Canada Takes Baby Steps Towards a Low Carbon Future

December 24, 2017 – It is Christmas Eve and a new present going under Canada’s national tree is the creation of a low carbon economy fund set at $2 billion CDN. The fund is to provide capital for clean growth and greenhouse gas (GHG) reduction projects. There are two parts.

  • The Low Carbon Economy Leadership Fund – a $1.4 billion fund available to Canada’s provinces and territories to help them reduce GHG emissions with $30 million or more allocated to any approved project.
  • The Low Carbon Economy Challenge – a $600 million fund for projects from municipalities, First Nation, Metis and Inuit governments and organizations, and for-profit businesses, and not-for-profit organizations.

The types of projects the federal government is hoping to fund cover:

  • the retrofitting of homes and buildings to improve energy efficiency and reduce GHGs
  • the installation of more energy efficient machines in industrial plants
  • changes to industrial processes that reduce the use of carbon-polluting fossil fuels
  • natural carbon sequestration projects including reforestation and soil carbon sequestration improvements to farming practices
  • projects that harvest and use the wood from forests damaged by insect infestations to reduce wildfire risk and atmospheric GHGs

Canada continues to face an energy-environmental challenge. The economy of Western Canada, in particular, Alberta, is dependent on fossil fuel extraction and export. The primary source of Alberta’s fossil fuels is carbon emission intensive, the oil sands. Without the revenue earned from the oil sands, Alberta’s economy would be in dire straits.

The federal government walks a fine line in trying to meet its Paris Climate Agreement commitment to reduce the country’s overall GHG emissions by 30% from a baseline measure set in 2005, with 2030 the deadline, while still promoting oil sands production and pipeline projects aimed at exporting this carbon-intensive product.

Throwing $2 billion at the problem seems small change when spread across ten provinces, three territories, and a multitude of municipalities, Indigenous organizations, businesses, and non-government organizations (NGOs). In fact, I would describe this first effort as baby steps along the carbon reduction path.

The Canadian government and the sub-jurisdictions within the country need to be putting a lot more money into carbon reduction strategies than what has been announced to-date. And to help Alberta transition to a low-carbon economic future, both the province and federal government need to be looking at technological innovation that has a significant upside in terms of employment and growth.

One of the areas of innovation that Alberta may want to consider in moving to a low carbon future is developing carbon capture and sequestration (CCS) technology for global markets. The province already has a number of demonstration and in operation technologies on display including:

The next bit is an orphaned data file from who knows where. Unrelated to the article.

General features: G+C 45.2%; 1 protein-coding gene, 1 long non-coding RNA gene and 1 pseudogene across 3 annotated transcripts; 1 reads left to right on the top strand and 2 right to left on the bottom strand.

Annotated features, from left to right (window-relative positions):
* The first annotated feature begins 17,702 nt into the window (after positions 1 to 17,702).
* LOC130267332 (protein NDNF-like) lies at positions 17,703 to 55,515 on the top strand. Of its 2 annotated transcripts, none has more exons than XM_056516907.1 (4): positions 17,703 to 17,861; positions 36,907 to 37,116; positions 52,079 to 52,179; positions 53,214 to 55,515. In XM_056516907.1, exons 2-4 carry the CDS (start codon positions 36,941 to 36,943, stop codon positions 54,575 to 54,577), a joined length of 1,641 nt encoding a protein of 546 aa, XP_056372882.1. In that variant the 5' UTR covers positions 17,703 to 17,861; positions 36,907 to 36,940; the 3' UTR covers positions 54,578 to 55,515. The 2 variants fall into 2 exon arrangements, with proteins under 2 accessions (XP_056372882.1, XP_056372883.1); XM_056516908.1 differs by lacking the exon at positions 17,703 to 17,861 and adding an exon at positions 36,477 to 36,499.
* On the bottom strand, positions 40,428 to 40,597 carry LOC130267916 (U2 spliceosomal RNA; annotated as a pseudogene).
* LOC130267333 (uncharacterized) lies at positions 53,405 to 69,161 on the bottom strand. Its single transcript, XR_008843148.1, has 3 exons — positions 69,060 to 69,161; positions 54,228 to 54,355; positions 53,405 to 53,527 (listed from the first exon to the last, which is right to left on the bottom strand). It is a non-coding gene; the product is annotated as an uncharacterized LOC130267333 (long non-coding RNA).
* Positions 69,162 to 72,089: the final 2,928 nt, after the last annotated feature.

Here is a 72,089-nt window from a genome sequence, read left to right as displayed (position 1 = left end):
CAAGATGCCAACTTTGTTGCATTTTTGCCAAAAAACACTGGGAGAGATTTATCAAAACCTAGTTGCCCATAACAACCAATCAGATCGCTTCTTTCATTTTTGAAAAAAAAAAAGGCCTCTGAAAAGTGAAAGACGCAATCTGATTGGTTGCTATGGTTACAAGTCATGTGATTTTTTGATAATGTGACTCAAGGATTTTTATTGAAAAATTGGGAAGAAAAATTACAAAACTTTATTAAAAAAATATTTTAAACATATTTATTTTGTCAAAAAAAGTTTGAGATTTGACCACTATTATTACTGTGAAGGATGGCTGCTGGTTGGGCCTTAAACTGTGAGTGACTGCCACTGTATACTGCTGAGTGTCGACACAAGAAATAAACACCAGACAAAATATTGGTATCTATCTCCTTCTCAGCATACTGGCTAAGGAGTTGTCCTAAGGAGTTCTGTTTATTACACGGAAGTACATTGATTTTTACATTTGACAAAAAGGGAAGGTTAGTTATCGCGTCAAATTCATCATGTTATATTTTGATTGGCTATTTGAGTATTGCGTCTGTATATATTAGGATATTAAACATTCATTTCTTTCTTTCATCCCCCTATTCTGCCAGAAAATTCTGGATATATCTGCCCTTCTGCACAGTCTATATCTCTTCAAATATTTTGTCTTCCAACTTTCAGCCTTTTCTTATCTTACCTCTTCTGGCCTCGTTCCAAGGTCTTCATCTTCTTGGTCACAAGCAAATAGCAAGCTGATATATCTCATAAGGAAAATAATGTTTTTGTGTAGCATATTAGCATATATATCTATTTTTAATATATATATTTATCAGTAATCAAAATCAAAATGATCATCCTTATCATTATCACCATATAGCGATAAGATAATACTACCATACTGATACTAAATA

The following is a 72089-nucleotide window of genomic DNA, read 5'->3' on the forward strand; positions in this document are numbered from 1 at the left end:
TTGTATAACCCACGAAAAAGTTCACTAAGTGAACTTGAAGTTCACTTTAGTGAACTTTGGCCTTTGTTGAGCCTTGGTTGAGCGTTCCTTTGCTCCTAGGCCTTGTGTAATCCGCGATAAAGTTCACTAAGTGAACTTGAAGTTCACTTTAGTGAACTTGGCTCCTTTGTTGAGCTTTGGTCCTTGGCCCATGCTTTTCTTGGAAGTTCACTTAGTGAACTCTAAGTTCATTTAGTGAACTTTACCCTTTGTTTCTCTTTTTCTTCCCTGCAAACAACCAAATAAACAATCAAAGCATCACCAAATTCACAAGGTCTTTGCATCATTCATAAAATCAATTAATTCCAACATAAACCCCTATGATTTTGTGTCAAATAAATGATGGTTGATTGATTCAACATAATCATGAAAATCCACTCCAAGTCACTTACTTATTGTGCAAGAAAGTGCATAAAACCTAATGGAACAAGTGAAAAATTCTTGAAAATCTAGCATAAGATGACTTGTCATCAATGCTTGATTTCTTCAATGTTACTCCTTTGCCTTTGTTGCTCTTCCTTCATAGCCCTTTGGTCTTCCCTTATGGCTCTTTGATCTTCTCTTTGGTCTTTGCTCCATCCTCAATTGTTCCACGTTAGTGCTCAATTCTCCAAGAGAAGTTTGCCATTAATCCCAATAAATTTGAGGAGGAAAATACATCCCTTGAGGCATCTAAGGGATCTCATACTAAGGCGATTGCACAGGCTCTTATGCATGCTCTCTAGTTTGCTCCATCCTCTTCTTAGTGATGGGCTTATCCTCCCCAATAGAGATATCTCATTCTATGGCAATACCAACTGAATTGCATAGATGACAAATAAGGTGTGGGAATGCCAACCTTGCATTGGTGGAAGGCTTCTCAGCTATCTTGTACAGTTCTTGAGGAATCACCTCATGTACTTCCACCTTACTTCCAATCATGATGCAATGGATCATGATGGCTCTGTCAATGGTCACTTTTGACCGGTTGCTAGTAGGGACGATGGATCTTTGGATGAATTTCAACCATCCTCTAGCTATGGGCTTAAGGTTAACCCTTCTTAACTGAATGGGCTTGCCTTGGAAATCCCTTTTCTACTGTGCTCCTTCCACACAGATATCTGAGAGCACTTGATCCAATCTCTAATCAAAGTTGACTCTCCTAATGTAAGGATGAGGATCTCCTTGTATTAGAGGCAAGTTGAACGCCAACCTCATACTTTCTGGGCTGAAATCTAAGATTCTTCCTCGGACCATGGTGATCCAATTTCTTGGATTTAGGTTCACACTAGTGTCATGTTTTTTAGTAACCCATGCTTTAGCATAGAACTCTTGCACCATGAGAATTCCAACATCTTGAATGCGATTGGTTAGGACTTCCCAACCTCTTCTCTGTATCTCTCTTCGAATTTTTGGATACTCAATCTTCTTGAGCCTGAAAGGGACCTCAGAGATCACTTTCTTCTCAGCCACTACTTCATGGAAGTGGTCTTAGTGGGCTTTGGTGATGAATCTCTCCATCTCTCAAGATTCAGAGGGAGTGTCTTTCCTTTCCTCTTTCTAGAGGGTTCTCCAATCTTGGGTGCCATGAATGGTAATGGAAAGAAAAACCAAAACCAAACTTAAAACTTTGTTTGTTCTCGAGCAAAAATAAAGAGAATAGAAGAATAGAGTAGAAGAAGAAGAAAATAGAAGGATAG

Carbon Engineering, an Alberta-based company, has built a pilot project facility that extracts carbon dioxide (CO2) directly from the air.

CO2 Solutions, another Alberta company, has created technology currently being demonstrated in a pilot project in Quebec that extracts CO2 from industrial sites using an enzymatic process, and then uses the captured gas as a material for industrial applications.

Quest, a Royal Dutch Shell CCS project, has been implemented at an oil sands production site, and is extracting and storing underground 1 million tons of CO2 annually.

This is a good start for the province and a place where government investment can further advance net-negative emission technology which is seen as an absolute necessity by the Intergovernmental Panel on Climate Change (IPCC), in helping to meet the 2 Celsius degree warming limit established at the Paris Climate Agreement in 2015. In IPCC reports on mitigation, it includes CCS technologies as an absolute necessity because if humans are to rely solely on emission reductions and natural carbon sinks, the only other net-negative emissions possibility, the likelihood of meeting the target is weighted at less than 5%. Repopulating the planet with trees, or using soil or ocean carbon sequestration will not get us where the planet needs to go. But if CCS technology for global implementation is developed and exported it represents an enormous growth industry where funding by Canada’s government, institutions, and industries, will produce an environmental and economic return on investment. And that calls for a lot more than $2 billion.

 

Canada’s contribution to the world to meet Paris Climate Agreement targets could be the perfection of negative-carbon emissions technology which the IPCC sees as a mitigation necessity to limit warming to 2.0 Celsius.


Len Rosen lives in Toronto, Ontario, Canada. He is a researcher and writer who has a fascination with science and technology. He is married with a daughter who works in radio, and a miniature red poodle who is his daily companion on walks of discovery. More...

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